DF + HS: We think that it might be a little confusing as PPLA is held at Paramount Studios, but if you look at the program of speakers we usually have only one or two speakers out of twelve every year who might have something to do with the film industry. That said, it is completely true that the Sound and Vision series purpose was to investigate the relationship between the still and the moving image given the latter’s increasing presence in contemporary art production. The first year we had a number of fantastic talks including one between Mad Men creator Matthew Weiner and contemporary photographic based artist Gregory Crewdson. It was an amazing conversation about the creative process. We also had talks by contemporary artists who work with moving images such as Phil Collins, Sharon Lockhart, and Doug Aitken. This year we are delighted to have artists such as Amie Siegel, Pierre Bismuth, Tacita Dean, and Paul McCarthy on board for the conversations. All of these artists are heavily involved with the moving image in their work. On the other side of the coin we will also have Alex McDowell in the series this year who is a visionary production designer in Hollywood and runs a worlds designing institute at USC. What one forgets given the level of capital flowing through Hollywood is that the film industry is full of amazingly creative artists who work at every level of production. So we would say that to live in Los Angeles and ignore that segment both of our artists and our audience would be a big mistake. We are all about blurring the boundaries and making critical intellectual dialogue happen across the purported gulfs between the disciplines.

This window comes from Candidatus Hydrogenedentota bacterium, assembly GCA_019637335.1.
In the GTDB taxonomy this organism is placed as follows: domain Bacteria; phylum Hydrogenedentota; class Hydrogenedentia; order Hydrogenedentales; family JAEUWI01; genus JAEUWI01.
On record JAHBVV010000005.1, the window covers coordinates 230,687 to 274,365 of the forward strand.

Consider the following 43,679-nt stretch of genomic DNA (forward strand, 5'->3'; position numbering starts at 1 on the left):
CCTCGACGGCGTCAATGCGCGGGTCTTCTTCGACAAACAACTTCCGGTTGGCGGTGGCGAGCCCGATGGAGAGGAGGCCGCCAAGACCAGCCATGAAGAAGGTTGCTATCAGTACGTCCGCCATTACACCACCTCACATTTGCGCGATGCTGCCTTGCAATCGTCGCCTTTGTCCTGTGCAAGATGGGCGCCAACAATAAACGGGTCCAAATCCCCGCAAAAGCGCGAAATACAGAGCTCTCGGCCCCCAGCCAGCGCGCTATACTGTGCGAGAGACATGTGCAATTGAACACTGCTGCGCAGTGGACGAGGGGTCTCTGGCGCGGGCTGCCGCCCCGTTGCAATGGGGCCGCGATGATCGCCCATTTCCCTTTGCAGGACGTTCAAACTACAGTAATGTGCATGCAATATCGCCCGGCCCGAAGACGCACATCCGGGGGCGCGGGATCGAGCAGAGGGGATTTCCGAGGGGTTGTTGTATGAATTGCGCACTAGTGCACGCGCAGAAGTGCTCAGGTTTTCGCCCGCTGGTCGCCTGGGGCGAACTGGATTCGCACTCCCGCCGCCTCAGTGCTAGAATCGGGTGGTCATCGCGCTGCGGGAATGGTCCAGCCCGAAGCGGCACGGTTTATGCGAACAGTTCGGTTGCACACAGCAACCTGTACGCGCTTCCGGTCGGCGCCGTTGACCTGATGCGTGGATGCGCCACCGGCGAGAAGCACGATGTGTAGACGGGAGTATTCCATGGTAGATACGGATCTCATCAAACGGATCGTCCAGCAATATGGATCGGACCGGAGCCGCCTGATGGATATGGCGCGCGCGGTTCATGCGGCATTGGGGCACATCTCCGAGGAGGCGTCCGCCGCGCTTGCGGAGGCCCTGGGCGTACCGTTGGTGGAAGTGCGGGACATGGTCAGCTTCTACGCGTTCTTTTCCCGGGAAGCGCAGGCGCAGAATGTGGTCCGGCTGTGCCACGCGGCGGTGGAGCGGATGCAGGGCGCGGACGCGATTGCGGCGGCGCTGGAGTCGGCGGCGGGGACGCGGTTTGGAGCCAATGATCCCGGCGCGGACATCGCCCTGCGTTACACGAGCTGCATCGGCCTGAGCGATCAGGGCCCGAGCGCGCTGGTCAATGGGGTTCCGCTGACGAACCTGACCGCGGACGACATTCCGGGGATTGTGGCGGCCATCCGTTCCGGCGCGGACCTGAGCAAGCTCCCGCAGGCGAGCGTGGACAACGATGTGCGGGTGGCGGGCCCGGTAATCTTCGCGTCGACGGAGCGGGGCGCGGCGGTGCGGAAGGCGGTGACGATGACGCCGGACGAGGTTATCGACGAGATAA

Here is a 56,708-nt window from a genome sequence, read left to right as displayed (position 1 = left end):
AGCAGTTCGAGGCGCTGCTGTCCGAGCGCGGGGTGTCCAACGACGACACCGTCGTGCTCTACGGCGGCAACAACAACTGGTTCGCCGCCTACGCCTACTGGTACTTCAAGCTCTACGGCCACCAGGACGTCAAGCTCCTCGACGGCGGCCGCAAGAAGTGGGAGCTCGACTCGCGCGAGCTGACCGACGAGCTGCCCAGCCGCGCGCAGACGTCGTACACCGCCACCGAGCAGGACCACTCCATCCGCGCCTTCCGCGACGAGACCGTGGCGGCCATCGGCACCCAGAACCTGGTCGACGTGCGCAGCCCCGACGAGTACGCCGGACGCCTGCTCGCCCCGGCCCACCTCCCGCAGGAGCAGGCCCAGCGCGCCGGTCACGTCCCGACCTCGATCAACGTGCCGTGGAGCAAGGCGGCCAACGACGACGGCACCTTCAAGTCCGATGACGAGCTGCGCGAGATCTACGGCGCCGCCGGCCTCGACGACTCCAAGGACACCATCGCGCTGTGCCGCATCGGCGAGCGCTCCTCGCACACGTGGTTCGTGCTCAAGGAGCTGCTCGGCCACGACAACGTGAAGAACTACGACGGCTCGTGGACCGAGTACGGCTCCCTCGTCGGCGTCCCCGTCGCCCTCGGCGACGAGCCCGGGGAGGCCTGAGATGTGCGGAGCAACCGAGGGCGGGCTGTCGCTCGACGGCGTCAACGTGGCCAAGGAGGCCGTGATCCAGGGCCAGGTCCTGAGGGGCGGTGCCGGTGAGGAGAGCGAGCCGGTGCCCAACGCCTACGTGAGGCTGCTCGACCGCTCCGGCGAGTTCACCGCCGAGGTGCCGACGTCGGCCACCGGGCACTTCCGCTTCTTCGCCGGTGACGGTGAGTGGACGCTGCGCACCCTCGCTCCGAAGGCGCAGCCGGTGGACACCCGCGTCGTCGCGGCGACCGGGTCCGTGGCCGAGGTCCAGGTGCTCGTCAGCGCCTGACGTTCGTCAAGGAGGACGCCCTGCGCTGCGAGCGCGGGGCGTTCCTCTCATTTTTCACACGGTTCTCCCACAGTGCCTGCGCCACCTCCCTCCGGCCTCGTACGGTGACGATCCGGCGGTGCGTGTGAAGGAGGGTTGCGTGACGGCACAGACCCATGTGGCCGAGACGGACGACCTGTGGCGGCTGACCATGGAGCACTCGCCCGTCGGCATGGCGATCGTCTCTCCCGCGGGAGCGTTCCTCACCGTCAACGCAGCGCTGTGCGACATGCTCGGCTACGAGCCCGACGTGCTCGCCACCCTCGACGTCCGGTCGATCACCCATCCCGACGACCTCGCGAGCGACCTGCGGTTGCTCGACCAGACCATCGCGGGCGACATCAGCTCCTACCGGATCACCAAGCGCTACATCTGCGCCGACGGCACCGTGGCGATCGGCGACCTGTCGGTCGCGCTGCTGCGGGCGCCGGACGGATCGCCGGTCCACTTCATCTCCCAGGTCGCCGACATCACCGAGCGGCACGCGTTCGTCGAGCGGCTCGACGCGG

GL: With the Hollywood film and television industry taking center stage in Los Angeles do you think photography can compete?
DF + HS: Los Angeles has amazing academically inclined art institutions such as MoCA, The Getty, LACMA, and the Hammer Museum each of which have contributed major scholarly exhibitions to the field of photography in recent years. The Hammer recently had on view a MoMA traveling exhibition of the work of Robert Heinecken (who himself taught at UCLA) that brought important attention to one of the most innovative practitioners of conceptual photography in the last four decades. All of these museums also annually make major acquisitions of important photographic works for their permanent collections. So I would say that Los Angeles has a fine institutional academic commitment to photography (we of course also have some of the most influential contemporary photographers in the world teaching in our MFA programs including artists such as Catherine Opie and James Welling at UCLA).
GL: How important is it to showcase Californian photography and photographers?
DF + HS: Los Angeles is a global city that happens to be in California. Because the art scene and artist community in Los Angeles is as vibrant as any in the world the Sound and Vision Artist Conversations always include some artists who live and work in Los Angeles. Of course we are always lucky to have the Getty Research Institute in town as they often bring in amazing artists such as Thomas Demand (a speaker in our first year) and Tacita Dean (who is speaking this year). Los Angeles has a rich history and living legacy with the world of photography and contemporary art. It would be criminal to ignore it but we like to think of putting Los Angeles artists into the global context.